Featured Photographer: Sal Cincotta
February 1, 2011
How did you get started in photography?
I was exposed to photography at the age of 16. My aunt had a darkroom in the basement. Plus, when I was in high school and college, my girlfriend was a professional photographer. So, I got to assist on my first wedding at 18. Truth be told, I never saw myself becoming a professional photographer. I went on to business school and photography was more of a hobby for me.
Who have been your influences in photography?
Everyone! I love looking at photographers from all over the world. There are so many great artists out there and I love seeing the world through their eyes. It’s a great way to learn and grow.
How would you define your style of photography?
Our style is really whatever sells. :)
On a more serious note, our style is a blend of pj and posed moments. I love the pj type moments, but most of our clients gravitate to us because of our more romantic imagery. These are the images we see them buying in huge prints for their home.
What is one thing that has helped you grow your business?
Having graduated from business school, I would have to say our studio would not be where it is today without the deep understanding I have of running a successful business.
These are skills most artists lack and for good reason–they are artists. However, I think there is a certain amount of art in being an entrepreneur.
What is one thing that has helped you grow as an artist?
Without a doubt, you can never stop learning and growing. The moment you do, it’s all over.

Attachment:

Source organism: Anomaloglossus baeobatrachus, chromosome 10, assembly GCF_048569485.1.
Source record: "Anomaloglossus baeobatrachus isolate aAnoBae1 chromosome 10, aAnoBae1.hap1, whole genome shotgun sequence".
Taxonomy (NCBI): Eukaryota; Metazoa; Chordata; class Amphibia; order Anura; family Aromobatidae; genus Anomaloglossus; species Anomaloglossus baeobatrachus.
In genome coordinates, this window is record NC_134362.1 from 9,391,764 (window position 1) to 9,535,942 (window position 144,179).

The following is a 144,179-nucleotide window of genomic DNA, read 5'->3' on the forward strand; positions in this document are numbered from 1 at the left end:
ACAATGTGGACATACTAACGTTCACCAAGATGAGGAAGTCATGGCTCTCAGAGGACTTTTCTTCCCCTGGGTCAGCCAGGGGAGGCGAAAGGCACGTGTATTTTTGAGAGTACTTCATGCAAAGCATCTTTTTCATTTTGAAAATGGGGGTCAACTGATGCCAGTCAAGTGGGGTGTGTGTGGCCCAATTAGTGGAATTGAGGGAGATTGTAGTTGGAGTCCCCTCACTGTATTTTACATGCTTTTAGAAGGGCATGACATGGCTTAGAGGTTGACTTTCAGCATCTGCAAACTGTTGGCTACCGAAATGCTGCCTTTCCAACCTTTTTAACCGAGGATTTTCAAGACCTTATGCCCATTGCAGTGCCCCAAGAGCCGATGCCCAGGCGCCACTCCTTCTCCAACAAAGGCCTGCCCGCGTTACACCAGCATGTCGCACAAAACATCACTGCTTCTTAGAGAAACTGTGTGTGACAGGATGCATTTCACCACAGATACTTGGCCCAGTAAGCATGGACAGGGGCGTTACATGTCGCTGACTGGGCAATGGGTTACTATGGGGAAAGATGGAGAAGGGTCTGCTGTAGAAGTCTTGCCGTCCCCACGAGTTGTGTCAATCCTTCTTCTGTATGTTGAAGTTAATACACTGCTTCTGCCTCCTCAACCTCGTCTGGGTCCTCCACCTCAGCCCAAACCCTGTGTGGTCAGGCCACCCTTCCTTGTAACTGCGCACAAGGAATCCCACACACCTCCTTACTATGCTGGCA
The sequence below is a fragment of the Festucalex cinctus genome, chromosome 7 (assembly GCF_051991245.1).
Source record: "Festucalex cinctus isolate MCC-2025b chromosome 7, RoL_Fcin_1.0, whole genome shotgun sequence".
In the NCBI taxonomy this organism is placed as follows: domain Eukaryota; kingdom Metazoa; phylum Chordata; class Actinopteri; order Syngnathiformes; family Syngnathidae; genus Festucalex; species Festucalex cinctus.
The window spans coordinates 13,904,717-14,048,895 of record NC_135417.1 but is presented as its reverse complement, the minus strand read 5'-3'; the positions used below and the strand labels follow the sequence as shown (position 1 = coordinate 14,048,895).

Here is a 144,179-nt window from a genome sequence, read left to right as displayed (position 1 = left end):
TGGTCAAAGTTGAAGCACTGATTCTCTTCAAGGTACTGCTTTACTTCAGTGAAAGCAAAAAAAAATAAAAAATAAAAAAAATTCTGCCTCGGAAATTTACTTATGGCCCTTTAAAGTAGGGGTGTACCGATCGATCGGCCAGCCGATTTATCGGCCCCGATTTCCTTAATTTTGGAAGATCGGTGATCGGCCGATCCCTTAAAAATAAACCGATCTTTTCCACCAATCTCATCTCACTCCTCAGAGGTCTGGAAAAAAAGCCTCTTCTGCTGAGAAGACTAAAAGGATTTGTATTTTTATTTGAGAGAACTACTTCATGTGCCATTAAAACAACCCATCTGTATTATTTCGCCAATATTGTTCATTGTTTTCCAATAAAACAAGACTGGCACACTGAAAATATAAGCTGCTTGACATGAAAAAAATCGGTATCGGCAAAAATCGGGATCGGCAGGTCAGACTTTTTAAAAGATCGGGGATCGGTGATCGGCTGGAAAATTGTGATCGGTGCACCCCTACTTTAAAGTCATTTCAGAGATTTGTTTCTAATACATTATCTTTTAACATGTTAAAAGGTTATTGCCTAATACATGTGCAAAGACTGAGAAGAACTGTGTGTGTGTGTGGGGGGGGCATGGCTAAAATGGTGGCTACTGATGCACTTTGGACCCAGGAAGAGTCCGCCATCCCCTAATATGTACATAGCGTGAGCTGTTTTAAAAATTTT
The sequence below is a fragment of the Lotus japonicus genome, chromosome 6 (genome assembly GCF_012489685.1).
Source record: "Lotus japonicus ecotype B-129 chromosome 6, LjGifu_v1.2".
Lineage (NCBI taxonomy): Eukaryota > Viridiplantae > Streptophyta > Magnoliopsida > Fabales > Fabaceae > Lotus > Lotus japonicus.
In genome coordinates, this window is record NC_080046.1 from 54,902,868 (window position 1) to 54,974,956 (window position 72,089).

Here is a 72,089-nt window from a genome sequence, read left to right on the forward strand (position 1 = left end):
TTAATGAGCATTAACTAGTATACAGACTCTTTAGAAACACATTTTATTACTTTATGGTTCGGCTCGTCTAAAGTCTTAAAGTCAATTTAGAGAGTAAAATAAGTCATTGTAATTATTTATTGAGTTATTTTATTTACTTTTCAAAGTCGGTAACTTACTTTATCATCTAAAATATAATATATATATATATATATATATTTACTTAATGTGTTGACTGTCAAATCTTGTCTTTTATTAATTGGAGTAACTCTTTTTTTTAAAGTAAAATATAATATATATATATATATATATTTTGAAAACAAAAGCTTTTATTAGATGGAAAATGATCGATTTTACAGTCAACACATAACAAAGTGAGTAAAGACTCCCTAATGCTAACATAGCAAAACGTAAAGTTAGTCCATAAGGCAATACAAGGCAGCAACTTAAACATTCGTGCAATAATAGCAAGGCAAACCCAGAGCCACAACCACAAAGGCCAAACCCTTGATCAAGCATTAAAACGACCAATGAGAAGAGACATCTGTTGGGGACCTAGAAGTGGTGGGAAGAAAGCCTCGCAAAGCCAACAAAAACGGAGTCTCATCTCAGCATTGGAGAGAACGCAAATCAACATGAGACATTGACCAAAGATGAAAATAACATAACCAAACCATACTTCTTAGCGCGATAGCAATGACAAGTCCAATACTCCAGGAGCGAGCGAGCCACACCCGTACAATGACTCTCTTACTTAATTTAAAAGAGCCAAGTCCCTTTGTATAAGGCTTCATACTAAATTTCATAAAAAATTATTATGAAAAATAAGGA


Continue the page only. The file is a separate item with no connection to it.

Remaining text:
In an industry with a never ending supply of competitors, you have to work hard at remaining relevant.
That’s why we love the WPPI. We attend every year and we come home with our heads spinning from all the new things we have learned and want to change in our business to take it to the next level.
What is one failure that helped you grow as a business person/artist?
I don’t know if I would call it a failure, but listening to your clients feedback and hearing what they are saying is very important to your growth, both as a person and a business.
Clients can be critical at times and they should be. Usually they are paying a lot of money for our services. Hear what they are saying and try not to take it personal. If there are valid complaints, concerns, etc., be sure to address them and make changes to your business as needed.
What is one piece of advice that you would give to a person that is in the first few years of their photography business?
Work hard on the fundamentals. If you start out with a weak foundation, you will struggle to find success. It’s the biggest mistake I see newbies make. They get a camera and some software and they are off to the races. They are a “professional”!
Nothing could be further from the truth and they soon realize this as they struggle to make ends meet.
Invest in learning how to run a successful business and it will be much easier to find long term success for you and your studio.
Need help with your business? Check out Behind the Shutter, a complete business solution.
Need some extra fun in Vegas during WPPI? Join the workshop.
Valley of Fire workshop on February 23 during WPPI in Vegas.